At Ground Zero, I Recall Sichuan

Oct 19th, 2008 | By ffolwell | Category: Life on the Road

Photo by Ma Jing (Masa)

By Gao Wenhuan (Eliot)

New York City - “I felt it,” I whispered to myself as I was one block from Ground Zero, former site of the World Trade Center. I sensed that my nose smelled something like disinfectant, the same thing I smelled while working as a reporter at the epicenter of the Sichuan earthquake.

My companion and I had just finished covering the Wall Street financial crash, so we decided to visit Ground Zero where the thousands were killed in the September 11, 2001, terrorist attack.

It was only five minutes walk from Wall Street to Ground Zero. What will I see there? Am I ready to visit this tragic place, I kept wondering? “Don’t worry. It’s just like a construction site,” said my companion.

Yes, there’s no difference between this and other construction zones: the whole site, the size of a big square, was fenced off and not viewable to outsiders. Only a couple of motionless cranes were visible. Construction workers wearing orange helmets were still working; building materials scattered all around. 

At this spot, surrounded by skyscrapers, I can’t imagine that 108-story twin-tower buildings stood here. Seven years have passed and the whole place is being rebuilt.

“I do my job, carry on and live my life. Only crazy people do these things, normal people don’t go to fly a plane to destroy buildings,” says an African American security guard who watches the Brooks Brothers building. Nearby there is a Burger King and a Chinese restaurant. Security guards stand at every entrance. We walked closer. A warning sign read, “Danger blasting, no radio transmitting”.

Nearby is 10 House, the fire department closest to Ground Zero, where a young man in firefighter’s clothes was folding T-shirts emblazoned with the words “Sept. 11”. He acted as an impromptu guide for tourists who come to take photos of the emergency vehicles and ask him questions about the rebuilding.

His name is John Morabito, he has worked as firefighter for thirteen years in this station. On September 11, 2001, he and his crew went into the burning World Trade Center to rescue survivors. “We were in, 54 of us went into the building, but later we lost six guys,” he told us.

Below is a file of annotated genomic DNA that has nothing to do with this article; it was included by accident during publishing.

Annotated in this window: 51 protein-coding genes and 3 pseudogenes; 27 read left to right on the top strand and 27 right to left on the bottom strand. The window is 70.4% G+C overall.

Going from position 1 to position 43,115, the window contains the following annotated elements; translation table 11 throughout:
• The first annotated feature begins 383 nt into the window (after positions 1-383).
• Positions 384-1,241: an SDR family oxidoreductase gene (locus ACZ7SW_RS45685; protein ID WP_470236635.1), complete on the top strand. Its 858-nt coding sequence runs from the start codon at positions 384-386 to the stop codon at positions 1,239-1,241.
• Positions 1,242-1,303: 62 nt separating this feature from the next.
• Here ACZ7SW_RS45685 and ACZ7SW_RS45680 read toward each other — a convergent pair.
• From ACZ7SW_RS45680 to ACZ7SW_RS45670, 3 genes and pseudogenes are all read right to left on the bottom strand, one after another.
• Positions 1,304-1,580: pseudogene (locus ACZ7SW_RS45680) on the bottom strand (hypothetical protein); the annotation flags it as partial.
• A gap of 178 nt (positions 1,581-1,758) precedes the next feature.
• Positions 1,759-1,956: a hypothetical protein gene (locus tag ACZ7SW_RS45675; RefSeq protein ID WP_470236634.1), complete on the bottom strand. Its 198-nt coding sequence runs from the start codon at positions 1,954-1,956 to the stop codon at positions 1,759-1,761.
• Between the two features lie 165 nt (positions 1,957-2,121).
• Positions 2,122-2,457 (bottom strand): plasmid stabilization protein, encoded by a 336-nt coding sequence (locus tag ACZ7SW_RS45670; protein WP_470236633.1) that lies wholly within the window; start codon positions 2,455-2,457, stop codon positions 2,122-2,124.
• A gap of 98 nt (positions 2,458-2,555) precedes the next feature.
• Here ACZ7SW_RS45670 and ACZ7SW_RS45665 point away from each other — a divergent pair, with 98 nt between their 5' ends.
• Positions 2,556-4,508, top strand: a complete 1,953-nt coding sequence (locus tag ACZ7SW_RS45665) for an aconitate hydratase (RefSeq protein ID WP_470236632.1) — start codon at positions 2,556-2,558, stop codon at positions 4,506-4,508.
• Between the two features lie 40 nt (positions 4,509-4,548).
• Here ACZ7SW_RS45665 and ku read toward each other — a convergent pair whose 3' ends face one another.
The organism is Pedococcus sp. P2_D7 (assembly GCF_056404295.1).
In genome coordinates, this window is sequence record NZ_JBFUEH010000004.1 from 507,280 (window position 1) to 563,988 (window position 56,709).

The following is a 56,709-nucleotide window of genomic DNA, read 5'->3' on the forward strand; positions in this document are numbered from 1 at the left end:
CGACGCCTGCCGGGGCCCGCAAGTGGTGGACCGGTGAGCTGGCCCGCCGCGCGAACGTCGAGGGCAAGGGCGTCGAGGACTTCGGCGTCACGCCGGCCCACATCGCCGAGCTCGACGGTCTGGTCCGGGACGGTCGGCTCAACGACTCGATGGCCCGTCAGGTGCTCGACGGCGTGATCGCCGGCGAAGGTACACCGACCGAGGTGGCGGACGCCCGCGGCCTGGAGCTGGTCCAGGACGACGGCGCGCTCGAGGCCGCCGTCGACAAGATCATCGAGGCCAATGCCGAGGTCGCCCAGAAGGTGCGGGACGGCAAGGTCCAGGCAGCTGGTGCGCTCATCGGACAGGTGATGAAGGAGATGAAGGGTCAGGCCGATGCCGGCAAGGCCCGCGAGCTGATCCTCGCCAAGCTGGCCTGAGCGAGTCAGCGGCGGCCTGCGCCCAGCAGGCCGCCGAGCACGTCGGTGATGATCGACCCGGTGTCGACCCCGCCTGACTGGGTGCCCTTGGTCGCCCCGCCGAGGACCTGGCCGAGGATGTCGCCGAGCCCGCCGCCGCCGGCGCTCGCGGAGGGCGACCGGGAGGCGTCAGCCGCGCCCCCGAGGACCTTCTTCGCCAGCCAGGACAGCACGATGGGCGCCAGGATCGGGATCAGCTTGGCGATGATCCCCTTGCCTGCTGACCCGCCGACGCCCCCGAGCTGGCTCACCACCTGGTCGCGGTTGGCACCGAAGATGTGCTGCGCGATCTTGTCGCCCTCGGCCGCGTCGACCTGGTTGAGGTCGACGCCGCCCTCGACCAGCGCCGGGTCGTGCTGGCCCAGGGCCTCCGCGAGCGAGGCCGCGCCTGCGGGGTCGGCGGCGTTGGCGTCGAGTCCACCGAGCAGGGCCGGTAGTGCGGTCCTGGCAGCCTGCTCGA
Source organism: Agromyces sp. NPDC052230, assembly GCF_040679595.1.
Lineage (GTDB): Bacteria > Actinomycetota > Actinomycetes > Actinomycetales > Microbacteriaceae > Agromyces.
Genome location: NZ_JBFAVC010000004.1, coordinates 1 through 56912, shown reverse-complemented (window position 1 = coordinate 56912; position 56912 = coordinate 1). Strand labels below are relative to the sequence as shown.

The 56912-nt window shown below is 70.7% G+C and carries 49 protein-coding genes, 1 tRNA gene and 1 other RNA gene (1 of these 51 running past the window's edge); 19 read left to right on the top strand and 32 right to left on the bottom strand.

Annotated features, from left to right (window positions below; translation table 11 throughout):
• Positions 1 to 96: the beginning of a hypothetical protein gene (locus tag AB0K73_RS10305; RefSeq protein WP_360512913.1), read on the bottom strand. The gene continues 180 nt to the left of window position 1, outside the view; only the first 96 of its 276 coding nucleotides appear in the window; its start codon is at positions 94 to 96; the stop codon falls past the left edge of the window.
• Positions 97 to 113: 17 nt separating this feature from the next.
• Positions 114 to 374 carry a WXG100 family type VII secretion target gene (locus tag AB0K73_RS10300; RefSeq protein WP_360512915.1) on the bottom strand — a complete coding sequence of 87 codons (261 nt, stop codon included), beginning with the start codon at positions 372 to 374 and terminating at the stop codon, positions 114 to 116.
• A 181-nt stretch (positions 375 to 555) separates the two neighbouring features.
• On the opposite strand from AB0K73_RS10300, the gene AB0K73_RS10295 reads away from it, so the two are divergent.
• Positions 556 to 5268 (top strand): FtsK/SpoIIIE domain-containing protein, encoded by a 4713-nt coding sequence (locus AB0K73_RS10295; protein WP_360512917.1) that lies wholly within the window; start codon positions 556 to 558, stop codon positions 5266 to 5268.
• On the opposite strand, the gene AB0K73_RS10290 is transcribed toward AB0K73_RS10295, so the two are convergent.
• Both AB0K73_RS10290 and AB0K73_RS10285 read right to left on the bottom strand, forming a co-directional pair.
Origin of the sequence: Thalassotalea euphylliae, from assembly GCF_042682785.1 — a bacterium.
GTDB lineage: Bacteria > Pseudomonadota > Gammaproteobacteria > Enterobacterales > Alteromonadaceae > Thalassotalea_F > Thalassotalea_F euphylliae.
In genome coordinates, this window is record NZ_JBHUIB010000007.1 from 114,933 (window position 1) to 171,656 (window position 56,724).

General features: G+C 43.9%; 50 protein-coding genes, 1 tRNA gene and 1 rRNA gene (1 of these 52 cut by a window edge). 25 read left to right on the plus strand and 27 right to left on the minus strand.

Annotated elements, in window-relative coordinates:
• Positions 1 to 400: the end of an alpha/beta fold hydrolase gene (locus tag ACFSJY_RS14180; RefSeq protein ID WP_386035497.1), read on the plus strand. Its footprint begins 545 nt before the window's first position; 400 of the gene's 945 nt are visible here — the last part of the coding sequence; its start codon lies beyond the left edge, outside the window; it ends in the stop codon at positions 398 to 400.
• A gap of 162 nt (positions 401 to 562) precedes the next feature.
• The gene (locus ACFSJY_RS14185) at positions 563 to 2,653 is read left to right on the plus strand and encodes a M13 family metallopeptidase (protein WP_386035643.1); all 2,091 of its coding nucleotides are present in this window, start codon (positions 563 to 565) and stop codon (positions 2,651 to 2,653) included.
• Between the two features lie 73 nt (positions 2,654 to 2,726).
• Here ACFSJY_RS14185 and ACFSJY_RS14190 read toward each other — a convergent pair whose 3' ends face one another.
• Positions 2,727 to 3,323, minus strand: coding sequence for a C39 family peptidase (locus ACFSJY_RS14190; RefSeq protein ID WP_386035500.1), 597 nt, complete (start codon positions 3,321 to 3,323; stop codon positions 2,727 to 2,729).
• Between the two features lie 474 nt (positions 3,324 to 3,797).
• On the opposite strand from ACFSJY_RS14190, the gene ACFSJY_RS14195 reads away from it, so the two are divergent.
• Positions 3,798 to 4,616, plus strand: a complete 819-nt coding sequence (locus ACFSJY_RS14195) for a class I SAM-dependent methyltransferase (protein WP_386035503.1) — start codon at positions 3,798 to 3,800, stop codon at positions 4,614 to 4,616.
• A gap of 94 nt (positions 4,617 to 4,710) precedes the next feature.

10 House was closed for two years after the attack, and reopened in 2003. Many of Morabito’s colleagues left, but he still holds his post. In order to raise money for widows and children, Morabito sells the T-shirts, some with “FDNY” on them (Fire Department of New York). “I am not ready to leave. Many left and retired, but I don’t want to leave, I want to see the new building,” he said.

How hard is it to face a familiar area like Ground Zero that was totally devastated? I can’t imagine. I spent two weeks at the epicenter in Sichuan province immediately after the earthquake. It was my job to go there and report it, but it was overwhelming for me. I never thought I would face the terrible reality of human vulnerability. Even here in the U.S, I occasionally recall those days of facing life and death in Beichuan. I can never forget the words that jumped in my mind there: The only difference between life and death is that one is standing, one is lying down. 

“Evil people can never beat good things,” a Danish tourist in his 70’s told me as he visited Ground Zero. He said the rebuilding of the Ground Zero is the symbol of standing up again after tragedy. “People from around the world need to work together and accept each other,” he said.

“Dedicated to those who feel and to those who carry on, may we never forget,” is written on a bronze plaque at the fire department. Yes, I promise to treasure, appreciate and love life more from now on

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